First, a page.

There is an irony this post-election Friday that Theresa May will wear on her forehead for as long as she presumes the high and noble calling of governing our Islands – that the Leader who campaigned under the banner of “Strong and Stable Leadership” walked into 10 Downing street this lunch time with the word ‘coalition’ humming across British media. For her to remain in her position would be far more than unrespectable. It would be offensive.
Theresa May has harmed the Conservative Party and thereby the country, in a profound way. The Cameron-Osbourne team in 2015 considered it a divine blessing to have been given Ed Miliband as the mind-numbingly uninspiring alternative to their positive One Nation conservatism.
But Theresa May has ruined those gains and dashed the hopes of a strong and united government to lead us unwaveringly through Brexit. She was given a man with possibly the most despicable ideology ever to have graced the Labour Party as her challenger and managed to lose her majority.
She is a now a loser. Despite technically winning the election, she has lost to Corbyn by failing to unequivocally and unapologetically crush the insidious ideology which he represents.
She has made Britain more dangerous and more extreme by allowing a consensus to form on the Left around the politics of Corbynism. Just listen to the former critics of Corbyn – the 100-odd MPs who promised to abandon him as soon as he lost, by forming a new party – who are now queuing up to sing his praises.
She’s also made Brexit considerably more difficult. The number of MPs in the House of Commons who passionately support its cause is now even more limited. The Eurocrats in Brussels at who’s self-interested discretion lies tarrif-free trade with our single largest export market, have the leverage they’ve been yearning for so they can corner her into a less favourable trade relationship. I shudder to imagine the grin on their faces as the results trickled in last night.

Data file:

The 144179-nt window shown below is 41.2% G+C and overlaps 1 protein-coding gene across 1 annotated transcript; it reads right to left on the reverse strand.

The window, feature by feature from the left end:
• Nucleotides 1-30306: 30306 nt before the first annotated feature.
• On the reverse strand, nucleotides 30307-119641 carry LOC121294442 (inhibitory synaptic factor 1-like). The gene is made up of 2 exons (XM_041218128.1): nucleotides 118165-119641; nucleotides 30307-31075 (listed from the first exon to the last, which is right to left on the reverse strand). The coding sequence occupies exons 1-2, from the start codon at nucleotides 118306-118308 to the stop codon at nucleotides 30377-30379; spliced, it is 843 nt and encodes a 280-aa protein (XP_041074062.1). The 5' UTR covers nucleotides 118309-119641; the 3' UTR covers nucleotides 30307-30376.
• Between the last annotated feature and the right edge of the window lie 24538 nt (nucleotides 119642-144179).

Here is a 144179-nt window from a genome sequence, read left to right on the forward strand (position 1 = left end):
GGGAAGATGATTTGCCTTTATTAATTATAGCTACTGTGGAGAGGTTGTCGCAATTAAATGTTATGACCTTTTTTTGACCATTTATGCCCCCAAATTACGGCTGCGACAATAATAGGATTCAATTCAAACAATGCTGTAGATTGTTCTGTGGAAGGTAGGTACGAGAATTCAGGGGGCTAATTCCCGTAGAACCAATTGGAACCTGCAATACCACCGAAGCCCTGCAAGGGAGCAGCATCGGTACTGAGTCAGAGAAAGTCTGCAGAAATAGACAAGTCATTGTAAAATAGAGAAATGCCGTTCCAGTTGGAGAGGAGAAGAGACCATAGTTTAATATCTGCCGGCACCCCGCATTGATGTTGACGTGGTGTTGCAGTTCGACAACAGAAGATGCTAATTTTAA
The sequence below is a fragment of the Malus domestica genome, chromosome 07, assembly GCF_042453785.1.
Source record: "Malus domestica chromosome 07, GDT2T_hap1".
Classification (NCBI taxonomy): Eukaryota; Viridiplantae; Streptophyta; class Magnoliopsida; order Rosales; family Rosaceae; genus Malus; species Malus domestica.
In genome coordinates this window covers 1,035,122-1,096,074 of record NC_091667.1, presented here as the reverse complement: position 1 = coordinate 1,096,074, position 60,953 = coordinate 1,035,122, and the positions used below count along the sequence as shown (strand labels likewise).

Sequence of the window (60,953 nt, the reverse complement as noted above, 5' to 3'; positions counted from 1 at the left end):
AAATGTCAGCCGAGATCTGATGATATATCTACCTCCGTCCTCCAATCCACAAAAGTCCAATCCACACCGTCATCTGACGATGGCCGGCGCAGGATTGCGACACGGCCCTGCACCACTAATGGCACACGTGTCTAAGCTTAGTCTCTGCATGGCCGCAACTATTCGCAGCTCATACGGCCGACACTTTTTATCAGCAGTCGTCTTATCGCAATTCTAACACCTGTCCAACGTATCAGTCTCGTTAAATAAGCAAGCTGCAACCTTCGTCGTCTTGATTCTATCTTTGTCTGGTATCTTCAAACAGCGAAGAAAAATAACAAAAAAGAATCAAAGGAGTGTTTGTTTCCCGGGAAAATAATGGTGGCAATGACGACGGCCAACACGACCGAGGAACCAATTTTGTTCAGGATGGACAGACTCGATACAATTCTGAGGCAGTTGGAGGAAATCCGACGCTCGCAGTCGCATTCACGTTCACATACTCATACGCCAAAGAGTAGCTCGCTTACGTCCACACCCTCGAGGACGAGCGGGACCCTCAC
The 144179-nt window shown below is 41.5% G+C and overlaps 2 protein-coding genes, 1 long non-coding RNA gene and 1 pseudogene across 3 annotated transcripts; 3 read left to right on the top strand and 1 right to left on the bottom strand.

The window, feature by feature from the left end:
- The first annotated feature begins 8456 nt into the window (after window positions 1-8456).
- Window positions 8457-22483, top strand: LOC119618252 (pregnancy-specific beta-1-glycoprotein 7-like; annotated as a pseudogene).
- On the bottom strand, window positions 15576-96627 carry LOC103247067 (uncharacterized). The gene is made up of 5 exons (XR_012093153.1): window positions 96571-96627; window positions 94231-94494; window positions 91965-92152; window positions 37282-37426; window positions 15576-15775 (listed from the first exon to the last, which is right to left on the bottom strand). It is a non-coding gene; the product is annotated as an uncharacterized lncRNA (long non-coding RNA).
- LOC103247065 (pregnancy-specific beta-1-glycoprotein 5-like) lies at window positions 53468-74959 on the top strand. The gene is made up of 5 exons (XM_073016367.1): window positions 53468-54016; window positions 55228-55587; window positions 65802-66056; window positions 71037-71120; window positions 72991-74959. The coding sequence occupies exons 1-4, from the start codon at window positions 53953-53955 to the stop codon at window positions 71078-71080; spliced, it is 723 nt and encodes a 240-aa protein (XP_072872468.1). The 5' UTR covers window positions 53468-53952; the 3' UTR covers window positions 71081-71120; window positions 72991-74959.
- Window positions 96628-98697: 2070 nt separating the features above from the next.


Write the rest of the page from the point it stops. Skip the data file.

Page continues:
In the run up to the election as the polls came closer together, I must admit my mind turned straight to Lynton Crosby – the man in charge of the Conservative campaign. But at the end of the day, the election was lost because Theresa May’s strong and stable brand became fractured, and her campaigning strategy was exposed: say nothing, explain nothing and justify nothing.
By comparison, in Scotland, Ruth Davidson tended to avoid meaningless clichés and falsification, and instead hit back powerfully against the manipulative and opportunistic policies of the SNP. And she’s been rewarded by the Scottish people for it – most notably in retiring both their Westminster leader Angus Robertson and the disdainful Alex Salmond from their strongholds.
A Prime Minister who cannot bring their nation with them, is not capable of properly leading them. Only yesterday I argued that despite a poor campaign, we need a strong Conservative government.
That remains true today as much as yesterday. And, while it hurts to say, it’s for that reason that May’s got to go, and go soon.